Exhibition Ai Weiwei: Making Sense
5 Unmissable Highlights from #MakingSense
From Ai Weiwei’s largest ever Lego work to a Marble Takeout Box – here’s five unmissable highlights from #MakingSense.
Estimated reading time: 2 minutes
This recreation of Claude Monet’s Water Lilies is Ai’s largest ever Lego work. He has subverted the image by adding in the door to the underground dugout in Xinjiang province where he and his father, Ai Qing, lived in exile in the 1960s.
Our desire for convenience has given rise to hyper-disposable objects. A Styrofoam takeaway box is a throwaway item, but carved in marble Ai transforms it into a monument to the daily lived experience of millions of workers.
Discover some of the artist’s most important works displayed alongside collections of objects that have never been seen and new commissions made for the exhibition.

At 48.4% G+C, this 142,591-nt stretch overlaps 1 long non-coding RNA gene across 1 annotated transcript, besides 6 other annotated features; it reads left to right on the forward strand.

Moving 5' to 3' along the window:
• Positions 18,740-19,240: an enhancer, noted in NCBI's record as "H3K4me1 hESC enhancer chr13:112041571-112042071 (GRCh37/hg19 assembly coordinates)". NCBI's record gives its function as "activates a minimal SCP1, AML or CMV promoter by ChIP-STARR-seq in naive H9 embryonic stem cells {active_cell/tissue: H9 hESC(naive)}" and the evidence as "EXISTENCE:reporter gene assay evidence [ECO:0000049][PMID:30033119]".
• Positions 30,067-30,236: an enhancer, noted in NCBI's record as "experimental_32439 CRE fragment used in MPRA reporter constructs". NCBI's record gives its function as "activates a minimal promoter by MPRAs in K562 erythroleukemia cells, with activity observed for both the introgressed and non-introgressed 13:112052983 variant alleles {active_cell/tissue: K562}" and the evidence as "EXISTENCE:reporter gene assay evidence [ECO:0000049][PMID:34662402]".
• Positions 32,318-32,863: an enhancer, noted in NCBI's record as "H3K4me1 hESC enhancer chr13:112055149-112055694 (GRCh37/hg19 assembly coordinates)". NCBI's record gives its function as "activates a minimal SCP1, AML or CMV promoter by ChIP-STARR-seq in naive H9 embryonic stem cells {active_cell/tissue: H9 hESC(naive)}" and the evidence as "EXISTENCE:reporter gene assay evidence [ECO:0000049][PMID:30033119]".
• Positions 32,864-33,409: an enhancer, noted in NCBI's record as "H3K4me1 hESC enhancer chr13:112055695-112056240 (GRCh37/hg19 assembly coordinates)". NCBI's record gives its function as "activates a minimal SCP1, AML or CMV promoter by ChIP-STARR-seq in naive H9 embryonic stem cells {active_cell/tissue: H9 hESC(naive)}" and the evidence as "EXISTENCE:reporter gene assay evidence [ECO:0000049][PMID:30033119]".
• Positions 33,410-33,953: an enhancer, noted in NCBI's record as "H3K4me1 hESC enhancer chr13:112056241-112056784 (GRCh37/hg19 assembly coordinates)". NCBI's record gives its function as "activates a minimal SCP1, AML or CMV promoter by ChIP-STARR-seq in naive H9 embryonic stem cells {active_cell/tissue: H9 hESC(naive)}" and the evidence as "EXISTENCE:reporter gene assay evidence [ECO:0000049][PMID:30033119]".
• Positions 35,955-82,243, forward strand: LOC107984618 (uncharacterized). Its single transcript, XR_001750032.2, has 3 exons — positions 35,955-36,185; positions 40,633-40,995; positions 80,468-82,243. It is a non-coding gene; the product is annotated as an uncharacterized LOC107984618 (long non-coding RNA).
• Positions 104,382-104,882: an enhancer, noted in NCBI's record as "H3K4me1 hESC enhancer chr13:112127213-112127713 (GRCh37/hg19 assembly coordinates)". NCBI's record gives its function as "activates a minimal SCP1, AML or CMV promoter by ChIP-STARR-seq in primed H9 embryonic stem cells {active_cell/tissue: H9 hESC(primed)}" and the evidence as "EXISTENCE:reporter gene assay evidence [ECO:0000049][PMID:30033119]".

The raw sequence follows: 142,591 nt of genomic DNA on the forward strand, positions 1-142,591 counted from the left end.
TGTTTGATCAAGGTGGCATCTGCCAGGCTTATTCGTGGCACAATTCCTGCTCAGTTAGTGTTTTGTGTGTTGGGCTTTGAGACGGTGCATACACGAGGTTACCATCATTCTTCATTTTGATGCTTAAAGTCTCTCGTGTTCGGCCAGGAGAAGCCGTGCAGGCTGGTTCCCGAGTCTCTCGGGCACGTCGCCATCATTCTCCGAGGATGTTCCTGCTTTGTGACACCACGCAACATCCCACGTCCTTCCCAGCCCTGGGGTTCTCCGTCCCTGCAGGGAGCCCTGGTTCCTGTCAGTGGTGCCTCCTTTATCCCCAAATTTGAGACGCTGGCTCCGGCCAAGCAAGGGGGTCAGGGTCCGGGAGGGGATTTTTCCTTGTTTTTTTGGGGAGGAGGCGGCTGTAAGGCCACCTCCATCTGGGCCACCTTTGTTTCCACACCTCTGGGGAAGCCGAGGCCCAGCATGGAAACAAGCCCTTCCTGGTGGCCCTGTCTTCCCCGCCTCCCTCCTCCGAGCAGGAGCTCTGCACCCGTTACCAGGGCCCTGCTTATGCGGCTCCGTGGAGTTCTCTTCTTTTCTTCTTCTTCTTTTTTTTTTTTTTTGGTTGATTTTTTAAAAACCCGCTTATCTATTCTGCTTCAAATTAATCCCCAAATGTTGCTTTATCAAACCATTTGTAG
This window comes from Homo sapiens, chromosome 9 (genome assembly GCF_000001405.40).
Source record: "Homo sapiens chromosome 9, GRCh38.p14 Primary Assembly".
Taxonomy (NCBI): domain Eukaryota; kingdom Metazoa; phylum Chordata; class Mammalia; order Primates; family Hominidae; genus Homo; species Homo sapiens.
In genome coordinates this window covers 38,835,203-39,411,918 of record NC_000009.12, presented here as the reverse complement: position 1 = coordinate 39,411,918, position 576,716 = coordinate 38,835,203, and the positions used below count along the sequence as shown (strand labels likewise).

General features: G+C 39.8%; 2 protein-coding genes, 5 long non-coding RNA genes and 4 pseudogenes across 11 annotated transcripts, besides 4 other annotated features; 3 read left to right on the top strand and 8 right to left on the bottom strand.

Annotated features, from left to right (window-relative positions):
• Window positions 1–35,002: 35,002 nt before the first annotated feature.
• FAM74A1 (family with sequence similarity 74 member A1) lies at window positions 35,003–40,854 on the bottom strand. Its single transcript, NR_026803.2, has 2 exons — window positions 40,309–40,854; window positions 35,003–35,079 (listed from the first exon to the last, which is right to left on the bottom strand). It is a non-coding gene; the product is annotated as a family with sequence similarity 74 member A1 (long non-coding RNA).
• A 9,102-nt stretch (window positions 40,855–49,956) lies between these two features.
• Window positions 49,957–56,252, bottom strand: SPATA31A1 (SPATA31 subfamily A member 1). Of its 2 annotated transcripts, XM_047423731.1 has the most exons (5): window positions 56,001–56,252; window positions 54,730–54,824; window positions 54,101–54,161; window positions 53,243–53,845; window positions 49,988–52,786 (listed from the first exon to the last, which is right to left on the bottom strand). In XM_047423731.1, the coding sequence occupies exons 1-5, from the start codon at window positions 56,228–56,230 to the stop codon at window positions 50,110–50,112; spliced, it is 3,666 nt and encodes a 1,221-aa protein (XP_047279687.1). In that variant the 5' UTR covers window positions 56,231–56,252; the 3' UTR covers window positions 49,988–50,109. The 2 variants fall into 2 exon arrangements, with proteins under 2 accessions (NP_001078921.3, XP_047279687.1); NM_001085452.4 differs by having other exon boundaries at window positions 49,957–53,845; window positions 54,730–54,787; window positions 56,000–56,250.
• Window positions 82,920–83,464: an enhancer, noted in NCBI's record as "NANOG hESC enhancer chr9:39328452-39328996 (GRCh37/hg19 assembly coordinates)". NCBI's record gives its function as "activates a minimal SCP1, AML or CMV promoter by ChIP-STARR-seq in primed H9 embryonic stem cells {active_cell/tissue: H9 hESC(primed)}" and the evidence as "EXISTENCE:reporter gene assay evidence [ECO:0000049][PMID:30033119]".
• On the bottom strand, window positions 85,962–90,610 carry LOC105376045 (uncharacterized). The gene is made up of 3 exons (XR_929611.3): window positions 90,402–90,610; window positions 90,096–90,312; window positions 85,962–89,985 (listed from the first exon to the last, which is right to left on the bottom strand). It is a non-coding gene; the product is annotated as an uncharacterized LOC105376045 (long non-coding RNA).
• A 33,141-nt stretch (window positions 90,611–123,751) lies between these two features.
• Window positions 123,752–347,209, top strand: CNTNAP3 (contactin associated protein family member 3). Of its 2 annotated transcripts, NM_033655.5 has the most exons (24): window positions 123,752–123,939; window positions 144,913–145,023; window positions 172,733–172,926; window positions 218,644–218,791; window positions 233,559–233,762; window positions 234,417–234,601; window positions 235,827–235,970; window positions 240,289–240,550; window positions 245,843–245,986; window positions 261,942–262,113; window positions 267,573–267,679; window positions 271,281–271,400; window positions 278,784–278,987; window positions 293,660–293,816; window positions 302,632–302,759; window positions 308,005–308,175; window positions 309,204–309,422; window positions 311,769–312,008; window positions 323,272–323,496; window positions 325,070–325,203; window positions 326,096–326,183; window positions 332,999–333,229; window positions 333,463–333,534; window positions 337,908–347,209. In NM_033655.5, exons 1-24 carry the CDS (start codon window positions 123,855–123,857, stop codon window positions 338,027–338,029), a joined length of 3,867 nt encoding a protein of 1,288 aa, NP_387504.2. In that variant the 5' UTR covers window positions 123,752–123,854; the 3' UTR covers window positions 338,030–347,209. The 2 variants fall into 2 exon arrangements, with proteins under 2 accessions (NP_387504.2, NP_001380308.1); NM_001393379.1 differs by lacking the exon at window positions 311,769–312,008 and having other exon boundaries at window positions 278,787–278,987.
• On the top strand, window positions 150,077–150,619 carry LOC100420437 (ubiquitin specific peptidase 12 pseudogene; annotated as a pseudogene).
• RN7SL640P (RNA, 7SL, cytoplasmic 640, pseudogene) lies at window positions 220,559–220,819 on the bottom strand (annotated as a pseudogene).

Join guide Edward Richards for a special tour of the exhibition Ai Weiwei: Making Sense, delivered in British Sign Language.
Join us for a conversation that dives into the act of collecting, prompted by the ‘fields’ in the exhibition Ai Weiwei: Making Sense. We will explore collections as sites for making sense, and modes of collecting seemingly ordinary things.
Join guides Andrew Mashigo and Lynn Cox for a special tour of the exhibition Ai Weiwei: Making Sense, for blind and and visually impaired visitors.
This one-hour online lecture, featuring exclusive curator interviews, will focus on the story of porcelain mass production in China.
1. © Ela Bialkowska/OKNO studio
2. © Image courtesy Ai Weiwei Studio
3. © Image courtesy Ai Weiwei Studio
4. Ed Reeve
5. Ed Reeve